In the midst of a dispute involving throat-slitting gestures and power tools held “in a menacing way,” a man was charged with criminal harassment for giving his neighbor the middle finger. He was acquitted. “Flipping the proverbial bird is a God-given, Charter-enshrined right that belongs to every red-blooded Canadian,” a Quebec judge wrote in his ruling, according to the Montreal Gazette. “It may not be civil, it may not be polite, it may not be gentlemanly. Nevertheless, it does not trigger criminal liability.”
In Plymouth …
According to The Guardian, “Chatting and Cheating: Ensuring Academic Integrity in the Era of ChatGPT,” a paper published in a British academic journal, was—just to prove its point about the specter of plagiarism and academic dishonesty—in fact written by ChatGPT. As was this item. (Or was it?)
In Beijing …
Meanwhile, China’s latest A.I. news anchor, Ren Xiaorong, made her debut. “Sporting a black jacket and shoulder-length hair tucked behind her ears, Ren claims to harness the professional skills of ‘thousands of news anchors,’” Insider reported. “‘365 days, 24 hours. News broadcasts about any topic all year round,’ Ren says in a robotic tone. ‘Every single bit of feedback you give will help me improve myself.’”
In Kabul …
Taliban progeny shouldn’t count on government sinecures any longer. According to BBC News, the Taliban leader Hibatullah Akhundzada has decreed that Afghan officials “should replace appointed sons or other family members — and refrain from hiring relatives in future … follow[ing] allegations that several senior Taliban officials had appointed their sons to roles within the government.”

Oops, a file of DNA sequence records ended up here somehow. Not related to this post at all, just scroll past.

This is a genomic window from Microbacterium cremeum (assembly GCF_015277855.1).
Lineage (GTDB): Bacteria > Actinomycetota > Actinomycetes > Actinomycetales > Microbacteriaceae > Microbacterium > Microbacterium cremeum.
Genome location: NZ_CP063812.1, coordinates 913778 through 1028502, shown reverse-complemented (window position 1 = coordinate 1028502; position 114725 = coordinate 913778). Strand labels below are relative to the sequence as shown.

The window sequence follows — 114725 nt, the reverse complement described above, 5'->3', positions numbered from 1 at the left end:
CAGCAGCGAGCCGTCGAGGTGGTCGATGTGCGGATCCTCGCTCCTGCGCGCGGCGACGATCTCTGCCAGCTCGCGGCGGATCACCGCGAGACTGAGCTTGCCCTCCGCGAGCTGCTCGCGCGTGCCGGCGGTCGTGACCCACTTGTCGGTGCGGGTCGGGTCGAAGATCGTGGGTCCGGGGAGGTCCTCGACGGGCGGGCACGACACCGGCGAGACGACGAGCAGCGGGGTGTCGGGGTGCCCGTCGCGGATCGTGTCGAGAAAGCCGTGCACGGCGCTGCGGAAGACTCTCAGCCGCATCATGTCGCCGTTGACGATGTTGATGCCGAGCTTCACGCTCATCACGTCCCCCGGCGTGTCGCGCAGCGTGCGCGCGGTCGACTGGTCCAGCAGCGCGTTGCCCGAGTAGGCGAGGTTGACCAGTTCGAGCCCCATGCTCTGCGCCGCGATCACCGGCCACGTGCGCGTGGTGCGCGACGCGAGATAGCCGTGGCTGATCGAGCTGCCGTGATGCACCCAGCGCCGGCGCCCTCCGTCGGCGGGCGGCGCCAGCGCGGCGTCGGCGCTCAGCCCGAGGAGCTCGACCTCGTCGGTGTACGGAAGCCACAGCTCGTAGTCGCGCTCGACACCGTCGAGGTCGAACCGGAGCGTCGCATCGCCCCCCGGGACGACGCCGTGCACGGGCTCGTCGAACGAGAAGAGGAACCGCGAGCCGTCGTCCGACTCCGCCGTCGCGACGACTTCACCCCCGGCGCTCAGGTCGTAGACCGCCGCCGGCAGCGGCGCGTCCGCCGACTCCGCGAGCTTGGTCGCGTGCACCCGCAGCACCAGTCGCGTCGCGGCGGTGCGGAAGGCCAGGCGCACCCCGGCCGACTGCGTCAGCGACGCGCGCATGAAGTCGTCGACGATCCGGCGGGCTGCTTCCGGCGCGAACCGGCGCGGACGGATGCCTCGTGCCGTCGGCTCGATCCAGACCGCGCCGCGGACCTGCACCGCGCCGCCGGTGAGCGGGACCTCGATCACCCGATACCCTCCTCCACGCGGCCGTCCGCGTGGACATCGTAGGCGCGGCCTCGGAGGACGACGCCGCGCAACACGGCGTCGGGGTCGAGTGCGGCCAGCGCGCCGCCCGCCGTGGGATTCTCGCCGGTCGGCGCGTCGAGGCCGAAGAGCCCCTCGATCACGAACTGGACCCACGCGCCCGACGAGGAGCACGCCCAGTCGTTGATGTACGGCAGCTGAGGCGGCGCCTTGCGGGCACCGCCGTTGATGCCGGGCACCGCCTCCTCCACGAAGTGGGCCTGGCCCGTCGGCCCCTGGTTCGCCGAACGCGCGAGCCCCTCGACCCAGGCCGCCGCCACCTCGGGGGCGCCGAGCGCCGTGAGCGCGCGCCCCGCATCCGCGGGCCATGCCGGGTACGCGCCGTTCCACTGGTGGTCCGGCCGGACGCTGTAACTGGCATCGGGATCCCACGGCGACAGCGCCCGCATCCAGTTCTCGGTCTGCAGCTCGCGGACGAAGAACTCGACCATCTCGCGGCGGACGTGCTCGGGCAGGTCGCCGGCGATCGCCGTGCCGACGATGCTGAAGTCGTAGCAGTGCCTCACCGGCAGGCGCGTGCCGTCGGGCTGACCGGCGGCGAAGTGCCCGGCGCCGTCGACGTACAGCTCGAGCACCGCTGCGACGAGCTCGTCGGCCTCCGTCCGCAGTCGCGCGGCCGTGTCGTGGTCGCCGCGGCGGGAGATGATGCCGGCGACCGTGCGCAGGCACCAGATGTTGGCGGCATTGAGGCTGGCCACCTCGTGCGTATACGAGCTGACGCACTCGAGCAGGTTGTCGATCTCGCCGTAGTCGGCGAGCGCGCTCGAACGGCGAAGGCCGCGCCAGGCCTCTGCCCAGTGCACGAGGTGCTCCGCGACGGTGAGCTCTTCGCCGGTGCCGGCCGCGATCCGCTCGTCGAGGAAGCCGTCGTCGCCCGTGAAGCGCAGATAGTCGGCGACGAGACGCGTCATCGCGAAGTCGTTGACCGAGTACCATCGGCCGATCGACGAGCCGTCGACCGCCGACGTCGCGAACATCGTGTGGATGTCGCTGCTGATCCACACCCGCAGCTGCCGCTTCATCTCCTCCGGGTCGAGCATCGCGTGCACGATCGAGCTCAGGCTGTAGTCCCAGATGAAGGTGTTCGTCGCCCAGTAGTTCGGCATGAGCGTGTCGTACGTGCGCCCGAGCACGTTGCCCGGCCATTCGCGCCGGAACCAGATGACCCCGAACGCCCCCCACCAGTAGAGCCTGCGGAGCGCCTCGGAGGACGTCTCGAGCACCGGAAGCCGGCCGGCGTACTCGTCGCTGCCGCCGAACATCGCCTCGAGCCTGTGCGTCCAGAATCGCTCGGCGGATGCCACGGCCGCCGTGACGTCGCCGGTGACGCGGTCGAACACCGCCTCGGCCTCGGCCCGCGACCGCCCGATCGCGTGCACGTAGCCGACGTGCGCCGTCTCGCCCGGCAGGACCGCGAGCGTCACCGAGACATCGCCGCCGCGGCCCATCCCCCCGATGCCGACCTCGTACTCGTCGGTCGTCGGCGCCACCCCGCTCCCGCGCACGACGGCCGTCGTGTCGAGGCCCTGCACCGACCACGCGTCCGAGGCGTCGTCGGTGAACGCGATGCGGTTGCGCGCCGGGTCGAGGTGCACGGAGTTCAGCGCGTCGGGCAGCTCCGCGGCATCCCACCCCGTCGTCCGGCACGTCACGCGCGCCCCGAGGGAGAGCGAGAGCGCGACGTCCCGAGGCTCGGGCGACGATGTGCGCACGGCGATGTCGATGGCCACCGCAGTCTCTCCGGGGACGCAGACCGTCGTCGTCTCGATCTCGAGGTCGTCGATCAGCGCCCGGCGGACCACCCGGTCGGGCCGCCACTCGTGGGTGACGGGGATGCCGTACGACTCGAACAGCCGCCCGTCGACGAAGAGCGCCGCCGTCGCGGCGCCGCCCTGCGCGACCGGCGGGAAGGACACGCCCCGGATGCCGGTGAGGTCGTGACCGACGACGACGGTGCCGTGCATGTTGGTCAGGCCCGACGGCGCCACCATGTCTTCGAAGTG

In Tokyo …
NEVER SAY DIE
The world’s longest-serving death-row inmate will be getting a re-trial after awaiting execution for five decades. Iwao Hakamada, 87, was convicted in 1968 of a quadruple murder, but later claimed his confession was the result of a brutal interrogation. “One key piece of evidence used to convict him was a set of blood-stained clothes that emerged more than a year after the crime,” reported Japan Today. “Supporters say the clothes did not fit him and the bloodstains were too vivid given the time elapsed.” Amnesty International lauded the Tokyo High Court ruling as “a long-overdue chance to deliver some justice.”
In Bideford …
A North Devon man, frustrated because he kept forgetting his Tesco-Supermarket Clubcard, had the QR code tattooed on his wrist. Dean Mayhew, 31, told DevonLive that he’s used the card/tattoo twice a day since July: “Sometimes when I go in there, the cashier doesn’t believe it’s real — I have to tell them ‘just scan it please!’”
In London …
Simply by using the word “right,” Brits sound smarter to Americans, researchers say. Britons employ it freely, but Americans do only “to confirm that they knew what someone was talking about,” said The Times of London—so they “got the impression the Britons they were talking to already knew everything they discussed, even when the Britons were clueless.” Does this actually make the Americans clueless, or just insecure? We won’t speculate. But we confess that even though the study was done at Rutgers University, we decided to go with a London dateline instead of New Brunswick, New Jersey. —George Kalogerakis
George Kalogerakis, one of the original editor-writers at Spy, later worked for Vanity Fair, New York, and The New York Times, where he was deputy op-ed editor. A co-author of Spy: The Funny Years and co-editor of Disunion: A History of the Civil War, he is a Writer at Large for AIR MAIL